The route from Campeche to Vilahermosa in Tabasco state touches boring Ciudad del Carmen but follows the Caribbean beach most of the time. Thanks to many bridges it crosses several islands off shore and passes lagunes for almost 400 km.
…is the Capital of Tabasco state and quite industrial but comes with one of the most important archaeological sites in Mexico.
…a former Maya state blooming in 7th century AC in today’s Chiapa state close to Guatemala is a must-see archaeological site and most beautiful in the middle of the jungle, UNESCO World Heritage.
PUERTO AVENTURAS & TULUM
On our route back North we aligned Belize border and joined West Coast. Puerto Aventuras is a retort city for the Elderly, you should have money and own a boat. This was our base for a visit of Tulum site.
PLAYA DEL CARMEN
On our way to Chichen Itza we stayed in lively and Mallorca-like Playa del Carmen – not quite worth it although tourists here do not own boats nor houses and are much younger.
…was one of the largest Maya cities between 8th and 12th centuries, UNESCO Wold Heritage today and is one of the most important archeological monuments in Mexico today.
…was passed on our way back to Merida airport, a Maya as well as Colonial city, founded between 7th and 2nd century BC and abandoned with the rise of Chichen Itza around 10th century AD.
We returned back to Merida for a final Good Bye to Mexico and Yucatan and flew home…
Truck-the-world’s expedition truck was not allowed to enter Thailand due to Thai DLT regulations effective 1.1.2017. Since Thailand is transit country for Malaysia and Myanmar we skipped this leg for now.
Instead, we took a break from trucking but backpacked 11 of Indonesias islands during late 2017/early 2018 including Bali, Lombok, Sulawesi and Java by air and visited Flores, Rinca, Komodo, Siaba Besar, Sumbava, Padar and Medang by boat.
Indonesia is one of the most beautiful and friendly of about 100 countries we have visited so far, an insular state with 17.508 islands, 6.044 of them inhabited. Beautiful nature, wonderful seas, magnificient beaches, wildlife and fruit all over. People are poor in terms of money but rich in terms of life, full of energy and exremely friendly, laughing and easy going almost most of the time. Maybe integration of Muslim, Hindu, Christian, Jewish cultures may provide benefits like tolerance, freedom, understanding, happiness?
Major drawbacks, however, exist with terrible pollution across land and sea with plastics all over and even the beaches if not cleaned by individuals. Terrorism is reported anywhere almost every week, not to mention corruption.
Eathquakes, Tsunamis and Volcanos
Volcanic and seismic activities are reported daily for many places in this centre of the Pacific Ring of Fire with movement and collisions of lithospheric plates.
Bali’s Mount Agung was always active during our travel time but never caused major problems up to date. A safety zone around the crater was established and residents had to leave it. They lived in camps around Mount Agung being supported by National and International Humanitarian agencies. Bali and Lombok airports were closed because of smoke several times but reopenened again soon with the consequence that only a few tourists were arriving.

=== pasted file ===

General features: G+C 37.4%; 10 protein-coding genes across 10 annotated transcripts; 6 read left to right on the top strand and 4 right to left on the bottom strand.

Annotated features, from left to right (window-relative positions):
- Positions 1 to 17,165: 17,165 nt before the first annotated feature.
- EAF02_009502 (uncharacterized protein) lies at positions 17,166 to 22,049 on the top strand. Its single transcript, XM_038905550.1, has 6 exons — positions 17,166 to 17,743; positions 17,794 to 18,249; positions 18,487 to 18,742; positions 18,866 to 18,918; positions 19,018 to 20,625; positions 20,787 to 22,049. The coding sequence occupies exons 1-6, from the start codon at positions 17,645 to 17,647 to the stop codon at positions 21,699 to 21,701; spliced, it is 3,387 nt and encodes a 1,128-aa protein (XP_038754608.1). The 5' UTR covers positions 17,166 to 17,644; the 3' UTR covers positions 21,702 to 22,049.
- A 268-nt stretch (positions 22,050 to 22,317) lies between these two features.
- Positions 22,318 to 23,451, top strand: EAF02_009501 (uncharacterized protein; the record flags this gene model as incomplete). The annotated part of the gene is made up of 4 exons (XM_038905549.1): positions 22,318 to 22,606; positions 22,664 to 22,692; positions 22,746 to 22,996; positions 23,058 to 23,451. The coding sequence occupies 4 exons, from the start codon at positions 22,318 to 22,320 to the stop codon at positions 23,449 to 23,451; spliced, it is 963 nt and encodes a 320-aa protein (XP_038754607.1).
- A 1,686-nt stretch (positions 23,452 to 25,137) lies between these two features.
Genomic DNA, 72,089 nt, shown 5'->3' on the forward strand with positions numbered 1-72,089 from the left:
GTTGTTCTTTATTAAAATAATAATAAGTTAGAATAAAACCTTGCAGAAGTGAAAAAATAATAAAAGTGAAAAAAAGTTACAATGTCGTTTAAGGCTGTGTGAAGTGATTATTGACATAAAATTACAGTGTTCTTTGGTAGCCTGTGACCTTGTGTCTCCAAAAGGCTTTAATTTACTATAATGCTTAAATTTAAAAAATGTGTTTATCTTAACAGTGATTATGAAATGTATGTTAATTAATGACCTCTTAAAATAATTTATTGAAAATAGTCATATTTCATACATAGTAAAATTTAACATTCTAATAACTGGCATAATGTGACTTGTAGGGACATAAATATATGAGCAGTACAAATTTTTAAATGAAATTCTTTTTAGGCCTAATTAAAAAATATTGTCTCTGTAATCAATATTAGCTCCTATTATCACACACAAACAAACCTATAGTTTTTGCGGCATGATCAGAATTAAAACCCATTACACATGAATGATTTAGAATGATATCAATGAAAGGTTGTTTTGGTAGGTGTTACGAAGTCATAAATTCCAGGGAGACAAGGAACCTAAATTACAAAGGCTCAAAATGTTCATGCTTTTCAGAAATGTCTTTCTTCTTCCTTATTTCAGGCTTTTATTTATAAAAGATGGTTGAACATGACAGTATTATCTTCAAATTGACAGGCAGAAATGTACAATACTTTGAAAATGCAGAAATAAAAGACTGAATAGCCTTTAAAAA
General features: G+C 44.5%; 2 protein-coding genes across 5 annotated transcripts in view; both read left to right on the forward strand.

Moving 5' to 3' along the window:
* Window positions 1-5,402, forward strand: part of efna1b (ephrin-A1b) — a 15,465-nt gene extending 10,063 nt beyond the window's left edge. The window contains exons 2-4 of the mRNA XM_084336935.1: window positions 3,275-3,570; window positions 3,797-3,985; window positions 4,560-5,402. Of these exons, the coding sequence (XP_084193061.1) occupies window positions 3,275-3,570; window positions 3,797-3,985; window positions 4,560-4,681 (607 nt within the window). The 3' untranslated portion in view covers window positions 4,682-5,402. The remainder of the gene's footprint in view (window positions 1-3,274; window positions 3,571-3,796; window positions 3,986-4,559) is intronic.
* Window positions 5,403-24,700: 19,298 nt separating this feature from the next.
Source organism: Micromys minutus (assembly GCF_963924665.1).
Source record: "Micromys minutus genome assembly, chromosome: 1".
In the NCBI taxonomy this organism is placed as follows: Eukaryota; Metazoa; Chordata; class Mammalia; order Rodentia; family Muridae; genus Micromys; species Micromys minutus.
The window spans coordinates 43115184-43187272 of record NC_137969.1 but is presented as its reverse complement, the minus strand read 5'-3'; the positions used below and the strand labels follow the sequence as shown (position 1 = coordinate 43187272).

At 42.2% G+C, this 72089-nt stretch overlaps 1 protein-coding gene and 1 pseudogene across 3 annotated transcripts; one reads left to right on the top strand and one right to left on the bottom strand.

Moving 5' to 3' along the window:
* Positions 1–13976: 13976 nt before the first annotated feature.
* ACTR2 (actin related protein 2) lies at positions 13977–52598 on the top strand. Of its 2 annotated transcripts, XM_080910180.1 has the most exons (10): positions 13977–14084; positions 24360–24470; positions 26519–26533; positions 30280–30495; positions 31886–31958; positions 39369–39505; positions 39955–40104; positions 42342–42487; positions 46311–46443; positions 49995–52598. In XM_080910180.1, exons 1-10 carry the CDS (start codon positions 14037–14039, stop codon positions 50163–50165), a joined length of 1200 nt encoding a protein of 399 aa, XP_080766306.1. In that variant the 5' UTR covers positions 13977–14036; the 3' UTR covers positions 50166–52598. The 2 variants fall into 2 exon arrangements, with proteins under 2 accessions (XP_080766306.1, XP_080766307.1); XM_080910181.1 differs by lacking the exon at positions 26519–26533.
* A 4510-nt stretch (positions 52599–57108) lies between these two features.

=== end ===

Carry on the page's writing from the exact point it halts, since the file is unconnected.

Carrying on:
A few months after we had left Indonesia, Lombok was hit by a severe earthquake and Mount Rinjani eruption killling 500 people and destryoing major infrastructure. Almost all hotels and restaurants were and still are closed, a major impact for people earning their living with tourism.
Same happened to Sulawesi after we had left, earthquake and Tsunami killed more than 1.500 people and destroyed most of the infrastructure in Central Sulawesi. In Northern Sulawesi Mount Soputan close to Tomohon erupted.
Indonesians are used to live with it but if you are a Westerner and get scared easily…
We took Garuda Frankfort-Amsterdam-Jakarta-Lombok with a boring stopover in Jakarta and spent a week in wonderful Puri Mas resort close to Senggigi at Lombok West coast. We watched active Bali’s Mount Agung being 2 of 7 guests, 50 would be standard during high season.
We took an express ferry to Bali’s East Coast and spent another week in several locations at Bali North, East and South coast. We met extremely friendly people, easy going, helpful and always ready for ceremony.
…was recommended to us by friends. We flew to Manado in Christian Northern Sulawesi and spent Christmas at Gran Luley**** hotel by the sea. Pool was due because swimming in the open sea was never recommended.
Next stop was Java’s Yogyakarta by air for its Pubs and Buddha- and Hindutemples.
On our way to Flores island we had another stopover in Bali.
SHIPPING FLORES, RINCA, KOMODO, SIABA BESAR,SUMBAVA, PADAR and MEDANG
We took a flight to wonderful Flores Island just North of Australia, quite lonely, natural and Christian. In Flores we booked a 5-day-trip back to Lombok by ship together with other European Tourists with full pension and accomodation onboard the ship together with a nice captain and crew.